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    Tourism will reopen with strong safeguards

    pg09-TourismChairman Sri Lanka Tourism Development Authority Kimali Fernando said that the government was working closely with the army to create safeguards to when possible open up the country for tourism. Fernando was speaking on a panel discussion organized by Advocata on 21 April.

    Fernando said that they envisioned having health screening and tracking data collected at the point of passport control at the airport. The tourists would then be provided information detailing institutions that have been certified by the government as passing health safeguards. The system is looking to adopt best practices followed internationally.

    Fernando said that this was an opportune moment to restructure the associations linked to the tourism industry to create more clout. Accordingly, she expects associations to come together and form a larger association that would speak collectively on behalf of the industry to the government. She cited the associations linked to textile manufacturing as being models that effectively lobby for their industry.

    Fernando said that changes to the acts governing tourism development and promotion would continue and that provision had been made for greater representation of hotel operators and small and medium enterprises. Given the high wage bills and employment generation of the tourism sector, the government is looking at the possibility of providing wage relief to institutions.

    President Hotels Association of Sri Lanka, Sanath Ukwatte said that even before the COVID crisis the sector was recovering from the impact of the Easter bombings.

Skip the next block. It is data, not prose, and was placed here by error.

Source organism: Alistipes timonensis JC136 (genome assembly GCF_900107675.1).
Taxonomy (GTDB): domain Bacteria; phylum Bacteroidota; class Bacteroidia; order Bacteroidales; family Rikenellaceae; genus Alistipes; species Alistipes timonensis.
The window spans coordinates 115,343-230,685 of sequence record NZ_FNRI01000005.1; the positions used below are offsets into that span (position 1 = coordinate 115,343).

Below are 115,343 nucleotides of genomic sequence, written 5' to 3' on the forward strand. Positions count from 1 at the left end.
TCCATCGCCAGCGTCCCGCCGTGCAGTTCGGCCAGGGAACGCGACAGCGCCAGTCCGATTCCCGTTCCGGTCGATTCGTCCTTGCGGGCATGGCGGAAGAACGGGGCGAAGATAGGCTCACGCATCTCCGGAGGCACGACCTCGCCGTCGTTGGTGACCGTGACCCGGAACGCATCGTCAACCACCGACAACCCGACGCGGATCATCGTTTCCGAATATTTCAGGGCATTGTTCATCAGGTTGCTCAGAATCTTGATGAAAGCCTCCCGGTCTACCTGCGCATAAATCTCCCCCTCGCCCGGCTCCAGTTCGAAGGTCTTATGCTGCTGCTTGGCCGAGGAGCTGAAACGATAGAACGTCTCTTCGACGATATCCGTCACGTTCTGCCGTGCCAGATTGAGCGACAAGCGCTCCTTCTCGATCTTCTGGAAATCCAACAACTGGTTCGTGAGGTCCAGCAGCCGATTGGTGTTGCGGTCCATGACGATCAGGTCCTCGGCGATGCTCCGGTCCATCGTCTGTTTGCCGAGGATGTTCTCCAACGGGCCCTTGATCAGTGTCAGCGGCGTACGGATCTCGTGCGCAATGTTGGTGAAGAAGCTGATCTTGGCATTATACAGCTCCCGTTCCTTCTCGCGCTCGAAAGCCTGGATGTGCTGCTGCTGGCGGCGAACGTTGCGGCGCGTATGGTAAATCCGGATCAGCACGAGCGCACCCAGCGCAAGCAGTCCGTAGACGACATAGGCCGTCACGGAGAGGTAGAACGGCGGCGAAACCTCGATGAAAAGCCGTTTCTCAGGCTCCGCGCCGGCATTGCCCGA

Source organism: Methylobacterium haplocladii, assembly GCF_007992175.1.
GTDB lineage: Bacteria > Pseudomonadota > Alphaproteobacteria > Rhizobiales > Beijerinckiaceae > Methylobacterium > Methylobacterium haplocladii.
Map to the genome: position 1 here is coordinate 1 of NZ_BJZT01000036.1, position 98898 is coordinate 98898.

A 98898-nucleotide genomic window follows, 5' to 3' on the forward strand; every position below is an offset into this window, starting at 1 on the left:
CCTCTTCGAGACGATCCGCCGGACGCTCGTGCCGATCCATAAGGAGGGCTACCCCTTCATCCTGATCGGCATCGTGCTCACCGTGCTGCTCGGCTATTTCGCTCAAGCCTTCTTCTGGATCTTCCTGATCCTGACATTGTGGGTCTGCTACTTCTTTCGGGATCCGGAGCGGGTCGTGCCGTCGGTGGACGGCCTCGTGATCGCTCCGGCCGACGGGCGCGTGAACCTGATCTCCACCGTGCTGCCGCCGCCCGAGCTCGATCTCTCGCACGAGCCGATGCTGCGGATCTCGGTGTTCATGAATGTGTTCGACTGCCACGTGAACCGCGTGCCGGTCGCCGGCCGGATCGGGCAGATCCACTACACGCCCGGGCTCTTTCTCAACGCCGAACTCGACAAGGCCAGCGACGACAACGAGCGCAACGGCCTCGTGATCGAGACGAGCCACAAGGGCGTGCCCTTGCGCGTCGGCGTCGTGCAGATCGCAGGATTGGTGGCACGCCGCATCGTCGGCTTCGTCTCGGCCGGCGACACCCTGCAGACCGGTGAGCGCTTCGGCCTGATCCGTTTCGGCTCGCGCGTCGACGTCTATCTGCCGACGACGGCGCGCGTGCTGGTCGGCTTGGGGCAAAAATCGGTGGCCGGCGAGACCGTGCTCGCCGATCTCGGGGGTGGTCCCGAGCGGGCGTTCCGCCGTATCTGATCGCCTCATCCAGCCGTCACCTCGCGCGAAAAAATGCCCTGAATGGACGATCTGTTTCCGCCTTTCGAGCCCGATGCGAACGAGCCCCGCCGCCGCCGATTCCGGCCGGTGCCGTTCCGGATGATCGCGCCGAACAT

Following the Easter bombings prices had fallen by 60 percent and occupancy by 40 percent. The sector was on the path to recovery but with the new crisis, it has limited reserves for survival.

    Hotels are the largest investor and employer in the tourism industry. The industry is currently operational at near-zero revenue and will face additional draws on cash when the hotels have to be reopened. The sector is also facing high degrees of competition with the room supply far exceeding demand. Given the low base, Ukwatte is confident that a well-planned promotional campaign could reduce the hardship currently faced.

    Sri Lankan airlines CEO Vipula Gunatilleka said that his organisation couldn’t service the leases on the fleet and that concessions had been sought. Gunatilleka felt that the Middle Eastern carriers would as soon as possible aggressively cut prices to fill their large built-up capacity making it very difficult for his organization. Sri Lankan airlines are running flights to regions like Australia and Ukraine when the opportunity presents itself.

    Industry workers will face considerable drops in income due to a loss of service charge and a reduction of wages to the base salary. Fernando cited the importance of the sector to historical banking profitability. Fernando hailed the governments efforts to limit the spread of the virus and said that would be a key national competence to attract tourists in the near future.

    Courtesy – Daily News

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